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This is an interesting problem, and how you tackle it depends on your requirements. The main consideration is do you just need to do 1 to 1 comparisons or is it a 1 to many or even many to many problem. The one to one, or one to many can be solved with brute force so I won't bother discussing them. Many to many gets interesting due to the impossibility of comparing each file to every other file which is O(n!).

Probably the most research on this problem has been done in the context of Web pages and near duplicate pages, the logic is however applicable to any byte stream. Keywords for your Google search are qw( Broder Rabin Fingerprint Shingle Large Collection ) or some such. Here are a couple of good links:
On the resemblance and containment of documents - Andrei Z Broder (PDF)

The basic approach is quite simple. We wish to store the 'essence' of our document/image in such a way that we can compare future documents with it. To do so we make a sketch. We do this as follows:

I am a document containing some logical chunks ..... SHINGLE IT LIKE THIS I am a document am a document containing a document containing some document containing some logical containing some logical chunks ..... HASH THE SHINGES 1ba00000 f8840000 e19a0000 c6ca0000 82ce0000 ..... SORT THE SHINGLES SUCH THAT ..... WE CAN TAKE A PSEUDORANDOM SELECTION OF THEM, SAY THE FIRST N ~ +20 1ba00000 <-- lets take this first one 82ce0000 <-- and this next one c6ca0000 <-- and this one, but discard rest..... e19a0000 f8840000 .....

So what does this process achieve. Essentially it is a reliable method to select random indicative chunks of a document. These form a sketch of that document and can be stored in a DB that maps hash to doc_id. The bits we select are only pseuodrandom as we will get the same set for identical documents and a similar set for similar documents. Hashing the shingles gives us the dual benefits of condensing the data storage for each shingle and allowing us to use sort to make a fair random selection.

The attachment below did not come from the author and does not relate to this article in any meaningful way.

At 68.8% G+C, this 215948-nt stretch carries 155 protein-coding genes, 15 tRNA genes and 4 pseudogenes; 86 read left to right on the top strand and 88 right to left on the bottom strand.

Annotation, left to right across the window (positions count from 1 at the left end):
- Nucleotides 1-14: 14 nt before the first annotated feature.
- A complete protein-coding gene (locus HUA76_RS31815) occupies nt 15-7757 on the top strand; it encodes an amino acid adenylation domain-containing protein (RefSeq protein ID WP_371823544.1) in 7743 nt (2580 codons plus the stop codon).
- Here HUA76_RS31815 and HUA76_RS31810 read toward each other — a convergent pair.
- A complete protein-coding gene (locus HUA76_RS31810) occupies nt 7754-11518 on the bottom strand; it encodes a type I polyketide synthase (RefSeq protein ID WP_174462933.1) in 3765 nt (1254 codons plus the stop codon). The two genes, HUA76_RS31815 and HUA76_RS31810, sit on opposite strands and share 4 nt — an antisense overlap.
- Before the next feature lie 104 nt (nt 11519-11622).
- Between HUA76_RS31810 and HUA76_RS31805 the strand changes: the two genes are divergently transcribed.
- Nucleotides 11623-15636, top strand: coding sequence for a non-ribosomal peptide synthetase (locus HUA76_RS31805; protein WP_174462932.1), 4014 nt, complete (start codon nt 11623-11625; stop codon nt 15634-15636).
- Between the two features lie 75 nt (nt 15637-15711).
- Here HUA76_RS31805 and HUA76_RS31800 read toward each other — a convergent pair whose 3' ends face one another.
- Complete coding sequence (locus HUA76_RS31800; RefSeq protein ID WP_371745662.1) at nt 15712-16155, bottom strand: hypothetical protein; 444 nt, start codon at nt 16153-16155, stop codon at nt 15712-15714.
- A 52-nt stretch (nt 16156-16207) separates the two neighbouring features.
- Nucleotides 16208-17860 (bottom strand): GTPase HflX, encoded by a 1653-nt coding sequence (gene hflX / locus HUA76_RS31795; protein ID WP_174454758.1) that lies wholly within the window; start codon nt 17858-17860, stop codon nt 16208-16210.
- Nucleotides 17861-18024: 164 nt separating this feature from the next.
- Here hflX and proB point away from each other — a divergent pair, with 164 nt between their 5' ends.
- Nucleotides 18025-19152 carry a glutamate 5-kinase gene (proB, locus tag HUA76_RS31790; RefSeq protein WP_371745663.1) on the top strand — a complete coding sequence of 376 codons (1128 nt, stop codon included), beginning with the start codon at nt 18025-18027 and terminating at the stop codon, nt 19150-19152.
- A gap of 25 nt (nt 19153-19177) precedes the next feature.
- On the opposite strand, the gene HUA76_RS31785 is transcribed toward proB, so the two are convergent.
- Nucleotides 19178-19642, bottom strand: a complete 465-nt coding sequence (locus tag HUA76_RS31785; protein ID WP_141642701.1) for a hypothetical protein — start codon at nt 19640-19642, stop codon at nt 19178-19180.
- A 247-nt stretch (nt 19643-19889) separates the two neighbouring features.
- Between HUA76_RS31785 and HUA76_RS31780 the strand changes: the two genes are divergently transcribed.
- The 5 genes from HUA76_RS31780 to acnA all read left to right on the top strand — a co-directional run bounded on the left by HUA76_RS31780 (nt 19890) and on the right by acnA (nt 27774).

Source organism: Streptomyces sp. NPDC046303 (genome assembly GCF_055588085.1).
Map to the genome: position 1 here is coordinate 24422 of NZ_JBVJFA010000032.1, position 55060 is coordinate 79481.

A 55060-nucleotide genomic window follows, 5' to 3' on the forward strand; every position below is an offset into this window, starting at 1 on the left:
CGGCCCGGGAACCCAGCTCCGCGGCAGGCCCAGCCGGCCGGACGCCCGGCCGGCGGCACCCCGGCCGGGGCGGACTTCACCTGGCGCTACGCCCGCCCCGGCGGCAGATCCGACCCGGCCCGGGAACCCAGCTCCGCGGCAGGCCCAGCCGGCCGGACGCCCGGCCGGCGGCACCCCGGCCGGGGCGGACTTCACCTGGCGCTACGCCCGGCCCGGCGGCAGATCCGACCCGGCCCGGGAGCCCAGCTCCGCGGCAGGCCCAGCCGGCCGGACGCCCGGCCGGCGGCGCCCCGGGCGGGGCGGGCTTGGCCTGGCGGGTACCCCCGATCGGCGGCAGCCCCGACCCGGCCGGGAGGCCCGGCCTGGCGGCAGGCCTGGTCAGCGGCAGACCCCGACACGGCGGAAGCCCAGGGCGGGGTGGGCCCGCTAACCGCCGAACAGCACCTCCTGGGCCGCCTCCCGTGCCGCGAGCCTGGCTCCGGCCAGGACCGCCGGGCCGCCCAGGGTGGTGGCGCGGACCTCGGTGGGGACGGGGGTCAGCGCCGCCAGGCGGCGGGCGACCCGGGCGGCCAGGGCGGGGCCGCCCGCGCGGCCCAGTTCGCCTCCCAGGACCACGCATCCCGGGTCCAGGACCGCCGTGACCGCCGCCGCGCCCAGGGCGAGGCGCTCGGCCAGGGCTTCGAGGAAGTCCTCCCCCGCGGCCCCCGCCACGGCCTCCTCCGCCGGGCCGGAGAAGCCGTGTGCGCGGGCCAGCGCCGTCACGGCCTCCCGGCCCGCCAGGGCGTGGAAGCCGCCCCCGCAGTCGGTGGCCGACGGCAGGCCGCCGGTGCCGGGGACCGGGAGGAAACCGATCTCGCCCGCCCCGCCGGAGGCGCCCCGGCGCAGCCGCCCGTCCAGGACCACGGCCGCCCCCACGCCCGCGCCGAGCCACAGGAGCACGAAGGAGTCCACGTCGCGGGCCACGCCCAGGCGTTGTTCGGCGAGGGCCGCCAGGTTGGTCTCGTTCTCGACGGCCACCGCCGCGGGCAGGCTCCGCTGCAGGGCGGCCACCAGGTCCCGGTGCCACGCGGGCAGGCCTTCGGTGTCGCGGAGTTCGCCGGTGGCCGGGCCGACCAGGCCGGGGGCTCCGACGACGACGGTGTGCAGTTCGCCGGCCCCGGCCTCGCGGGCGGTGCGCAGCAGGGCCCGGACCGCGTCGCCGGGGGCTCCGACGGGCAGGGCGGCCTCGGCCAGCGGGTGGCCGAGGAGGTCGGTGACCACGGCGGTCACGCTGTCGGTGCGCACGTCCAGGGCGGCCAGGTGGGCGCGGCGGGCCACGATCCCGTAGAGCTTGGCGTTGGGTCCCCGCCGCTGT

The mathematics and proofs are outlined in the Broder paper but in short similar things will have a significant number of these pseudorandomly selected hashes in common. Dissimilar things may have 0,1, 2, ... but the probability of them having a significant number is small. If we have stored the hashes in a DB then each document can be checked against all others in near constant time.

Images are in many ways easier as you can just take N sequential bytes as a chunk. You still need to use a hashing stage to make sure you get pseudorandom tokens for your sketch. Although in some ways images are easier than a text/html stream there are other problems unique to them. To fix issues with a trivial change in scaling/contrast/brightness/gamma etc breaking matching you could normalise all images in various ways before applying the shingle algorithm. This should (in theory) allow you to find a match between say a thumbnail and the parent image. You could also potentially find images that have been cropped as well.

You can do all this in Perl but there are very strong arguments for using C for the guts of it. AFAIK chunks of this algorithm are subject to DEC/Altavista patent(s).



In reply to Re: I need a comparison/hashing algorithm (not the usual). by tachyon
in thread I need a comparison/hashing algorithm (not the usual). by Cap'n Steve

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